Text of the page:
1. You Develop Better Memory
Researchers have found numerous positive impacts that being bilingual has
on our brain. First of all, knowing two languages helps you process information
about the surrounding environment more effectively, meaning you become a faster
learner. Next, children who speak a second language typically have much better
working memories, compared to monolingual peers. Adults, fret not! Though our
working memories are developed early in life and it may be harder to master a
new language once we’re grown-up, you can still reap the positive benefits.
2. You Strengthen Your Brain
Being fluent in more than one language improves your brain’s functionality
by challenging it to operate within different language systems. From a
scientific standpoint, switching between different languages triggers the
dorsolateral prefrontal cortex (the part of the brain responsible for
problem-solving, multi-tasking, and focusing on important things while filtering
out irrelevant information).
Bilingual people are also better at paying attention to their environment
and analyzing it. This skill comes from being able to tell which language is
spoken, so that one can quickly switch between different languages.
3. You Stave Off Dementia and Alzheimer’s Disease For a Few Years
According to Brian Gold, a neuroscientist at the University of Kentucky
College of Medicine in Lexington, knowing two languages can reduce the risks of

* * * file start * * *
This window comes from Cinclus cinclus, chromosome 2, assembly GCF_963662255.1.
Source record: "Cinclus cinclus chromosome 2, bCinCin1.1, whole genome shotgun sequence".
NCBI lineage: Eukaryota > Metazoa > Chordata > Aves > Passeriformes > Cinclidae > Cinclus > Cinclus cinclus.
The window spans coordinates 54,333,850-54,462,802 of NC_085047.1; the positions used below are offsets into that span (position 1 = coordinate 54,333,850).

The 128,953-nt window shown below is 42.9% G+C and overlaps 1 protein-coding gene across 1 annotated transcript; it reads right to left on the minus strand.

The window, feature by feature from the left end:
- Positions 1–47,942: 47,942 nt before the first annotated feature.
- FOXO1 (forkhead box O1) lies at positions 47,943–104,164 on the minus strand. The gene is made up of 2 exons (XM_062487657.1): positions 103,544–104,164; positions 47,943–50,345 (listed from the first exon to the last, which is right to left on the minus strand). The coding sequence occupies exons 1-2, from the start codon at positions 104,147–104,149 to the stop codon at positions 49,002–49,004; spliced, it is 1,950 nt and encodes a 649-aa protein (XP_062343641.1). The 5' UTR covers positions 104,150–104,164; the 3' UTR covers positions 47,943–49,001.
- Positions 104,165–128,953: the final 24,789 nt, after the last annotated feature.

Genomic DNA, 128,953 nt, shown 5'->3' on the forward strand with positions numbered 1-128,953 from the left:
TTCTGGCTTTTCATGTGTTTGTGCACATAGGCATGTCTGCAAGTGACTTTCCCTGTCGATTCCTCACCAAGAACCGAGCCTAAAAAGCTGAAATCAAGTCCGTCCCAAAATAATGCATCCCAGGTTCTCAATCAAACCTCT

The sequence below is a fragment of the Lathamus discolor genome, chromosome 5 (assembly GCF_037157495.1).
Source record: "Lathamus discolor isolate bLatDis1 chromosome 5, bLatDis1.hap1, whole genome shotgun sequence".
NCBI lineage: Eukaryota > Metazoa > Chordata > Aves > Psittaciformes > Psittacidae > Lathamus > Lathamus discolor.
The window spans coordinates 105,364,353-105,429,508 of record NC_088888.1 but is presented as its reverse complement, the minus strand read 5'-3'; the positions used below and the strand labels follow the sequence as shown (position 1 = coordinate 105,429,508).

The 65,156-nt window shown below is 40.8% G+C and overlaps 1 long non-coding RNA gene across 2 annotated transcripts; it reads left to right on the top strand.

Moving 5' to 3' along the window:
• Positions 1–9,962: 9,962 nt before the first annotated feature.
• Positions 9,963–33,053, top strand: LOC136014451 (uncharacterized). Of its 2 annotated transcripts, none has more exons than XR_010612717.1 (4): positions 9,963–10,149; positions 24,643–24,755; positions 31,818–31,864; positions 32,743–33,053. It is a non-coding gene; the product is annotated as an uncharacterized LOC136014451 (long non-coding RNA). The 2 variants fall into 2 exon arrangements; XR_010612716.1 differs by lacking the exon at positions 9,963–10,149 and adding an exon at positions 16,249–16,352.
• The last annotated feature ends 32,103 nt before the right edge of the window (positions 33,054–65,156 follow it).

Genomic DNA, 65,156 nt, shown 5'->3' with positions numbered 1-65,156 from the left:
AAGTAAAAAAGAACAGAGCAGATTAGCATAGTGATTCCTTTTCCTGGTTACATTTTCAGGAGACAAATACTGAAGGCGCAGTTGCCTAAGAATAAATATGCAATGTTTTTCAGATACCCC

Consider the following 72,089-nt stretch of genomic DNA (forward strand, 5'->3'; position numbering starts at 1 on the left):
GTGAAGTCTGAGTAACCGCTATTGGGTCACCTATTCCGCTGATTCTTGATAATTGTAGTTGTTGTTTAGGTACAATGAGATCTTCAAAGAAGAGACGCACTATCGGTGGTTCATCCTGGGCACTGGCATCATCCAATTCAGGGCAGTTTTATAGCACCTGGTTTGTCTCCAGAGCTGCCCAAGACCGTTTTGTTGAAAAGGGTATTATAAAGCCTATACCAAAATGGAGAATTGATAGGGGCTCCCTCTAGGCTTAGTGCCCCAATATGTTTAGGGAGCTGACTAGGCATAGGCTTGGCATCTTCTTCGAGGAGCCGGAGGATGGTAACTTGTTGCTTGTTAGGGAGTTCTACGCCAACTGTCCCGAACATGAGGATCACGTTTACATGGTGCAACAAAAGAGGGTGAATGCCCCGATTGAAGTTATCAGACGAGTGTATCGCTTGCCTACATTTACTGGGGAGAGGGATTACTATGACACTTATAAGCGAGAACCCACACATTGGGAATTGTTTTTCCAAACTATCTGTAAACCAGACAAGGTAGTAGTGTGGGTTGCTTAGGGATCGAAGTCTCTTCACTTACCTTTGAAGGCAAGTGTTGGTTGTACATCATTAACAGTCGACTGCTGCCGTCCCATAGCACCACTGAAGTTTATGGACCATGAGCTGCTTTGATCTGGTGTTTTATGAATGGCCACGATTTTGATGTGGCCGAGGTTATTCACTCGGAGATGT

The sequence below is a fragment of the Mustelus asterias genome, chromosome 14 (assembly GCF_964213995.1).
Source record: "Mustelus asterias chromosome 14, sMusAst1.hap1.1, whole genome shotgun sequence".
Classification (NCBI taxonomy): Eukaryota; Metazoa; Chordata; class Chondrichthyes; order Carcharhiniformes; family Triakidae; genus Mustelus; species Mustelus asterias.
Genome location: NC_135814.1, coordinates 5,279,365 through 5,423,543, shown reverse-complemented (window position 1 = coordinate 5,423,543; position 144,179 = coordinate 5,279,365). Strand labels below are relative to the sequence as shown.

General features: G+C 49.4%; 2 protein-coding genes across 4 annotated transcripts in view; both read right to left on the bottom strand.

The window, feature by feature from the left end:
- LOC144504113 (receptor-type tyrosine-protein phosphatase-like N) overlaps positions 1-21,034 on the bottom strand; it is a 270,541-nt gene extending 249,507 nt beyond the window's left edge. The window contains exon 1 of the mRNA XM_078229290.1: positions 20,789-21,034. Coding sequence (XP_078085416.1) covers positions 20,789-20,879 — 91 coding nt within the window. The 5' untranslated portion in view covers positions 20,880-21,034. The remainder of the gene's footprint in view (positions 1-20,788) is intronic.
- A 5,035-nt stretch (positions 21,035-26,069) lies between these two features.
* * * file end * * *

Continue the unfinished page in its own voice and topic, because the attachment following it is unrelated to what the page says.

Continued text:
Alzheimer’s and postpone dementia.
When conducting a test with bilingual seniors, researchers discovered they
were better at tasks that required them to sort out colors and shapes, when
compared to monolingual peers. They also monitored the processes happening
inside their brains with a scanner. It turned out that the brains of a
monolingual worked much harder to accomplish the task, while the bilingual’s
brains were more efficient and could be compared to those of young adults.
Having more reserve of brain power when you age can help you stay protected
against the losses caused by Alzheimer’s and other forms of dementia.
4. You Become Better At Building Relationships With Others
Apart from the obvious fact that being capable of conversing in different
languages makes it easier to create social ties with people around the globe and
win attraction more easily, there’s also a more subtle level of impact behind
Susan Ervin-Tripp from the University of California noted in her report,
“When we are in situations demanding a change in language, we may have a strong
sense of a shift in values and feelings. Some bilinguals even report they have
two personalities.” Indeed, a lot of bilinguals admit they feel like having two
different personalities for operating one or another language.
Mainly, this is due to the fact that different languages influence the way
we think, from how we choose the vocabulary to describe the world around us to
getting influenced by the different cultures you are operating in. Actually,
that’s a great thing, as the ability to switch between different languages
improves your ability to understand others, be more empathetic, and communicate
better; therefore, drastically improving your relationships with others.